I think that Edwards has put in the groundwork and, with the calendar on his side as paint says, he builds up the momentum he needs. I think that Obama polls strongly everywhere and maybe he does take it. I think that Hillary’s problem is that people just don’t like here; she’s running against two people that are pretty likeable. She is, of those candidates, clearly the candidate to the Right, even though potential general election candidates won’t see her that way, and I don’t think that, in the primaries, that’ll be enough to beat two likeable lefties, even without considering her Iraq problem.

    So, Edwards the nominee. I don’t think that Obama would take the VP slot unless it really, really looks like Edwards is going to win. Hillary wears a facial expression that curdles all the milk in Wisconsin and doesn’t defend her Senate seat the next time around.

    I expect to be 100% wrong.

    Comment by Adam — 2/23/2007 @ 5:27 pm

  3. Decent RCP post titled “Edwards’ Lost MoJo”. His Iowa lead is down to either 6 points or nothing, depending on the poll you read.

    I have my own opinions about those “slips” that Bevan mentions, but fair or not, he has been stumbling a lot recently (the blogger thing was ridiculous but poorly handled all around).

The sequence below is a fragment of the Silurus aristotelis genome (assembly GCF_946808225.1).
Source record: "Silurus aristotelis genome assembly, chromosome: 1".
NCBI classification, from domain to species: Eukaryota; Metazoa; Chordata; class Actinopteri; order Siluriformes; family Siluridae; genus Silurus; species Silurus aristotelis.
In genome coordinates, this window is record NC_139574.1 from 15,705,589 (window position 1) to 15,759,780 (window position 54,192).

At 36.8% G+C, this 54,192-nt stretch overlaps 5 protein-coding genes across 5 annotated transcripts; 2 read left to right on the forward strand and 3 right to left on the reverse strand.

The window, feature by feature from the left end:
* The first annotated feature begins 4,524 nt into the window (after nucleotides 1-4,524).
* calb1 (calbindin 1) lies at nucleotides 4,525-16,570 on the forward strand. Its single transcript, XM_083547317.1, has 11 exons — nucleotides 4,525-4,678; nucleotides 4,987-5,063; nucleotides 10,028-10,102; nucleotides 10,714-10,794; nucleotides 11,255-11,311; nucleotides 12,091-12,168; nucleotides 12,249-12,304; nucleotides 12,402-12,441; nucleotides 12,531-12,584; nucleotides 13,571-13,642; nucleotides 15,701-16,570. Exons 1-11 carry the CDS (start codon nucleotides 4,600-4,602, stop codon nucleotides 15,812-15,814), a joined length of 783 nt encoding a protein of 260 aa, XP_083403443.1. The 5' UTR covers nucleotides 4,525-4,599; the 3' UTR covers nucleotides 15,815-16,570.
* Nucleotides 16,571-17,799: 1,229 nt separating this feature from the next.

Comment by Paint CHiPs — 2/23/2007 @ 5:52 pm

  4. Today, Robert Novak discusses the Clinton-Obama spat and mentions the possibility that they’ll do sufficient damage to each other to allow John Edwards in.

    Comment by Adam — 2/24/2007 @ 11:33 am

  5. 1. Obama
    2. Edwards
    3. Clinton

    I’m just going off my poll of 3,000 or so people.

    It could be off, because of how plurality voting horribly leads to vote splitting.

    Comment by weltschmerz — 2/26/2007 @ 7:24 pm

  6. […] my scorecard, I have Guliani and Obama as the two most likely eventual nominees. In our last Democratic cattle call I think we were about evenly split, with me saying Obama, Adam saying Edwards, and Rojas, since he […]

    Pingback by The Crossed Pond » The Quiet Power of John Edwards — 3/13/2007 @ 12:58 am

  7. […] the right thing, for my money, but I can’t believe that it’ll be enough (and he was my cattle-call pick for the Dem nomination). posted in: […]

    Pingback by The Crossed Pond » Edwards and his decision to fight on — 3/26/2007 @ 8:43 am

  8. […] didn’t realize it had been so long since the last one. Whenever I think to do one, it’s usually in the middle of a Presidential debate or somesuch. […]

    Pingback by The Crossed Pond » CrossedPond CattleCall 2 — Democrats — 5/21/2007 @ 1:30 pm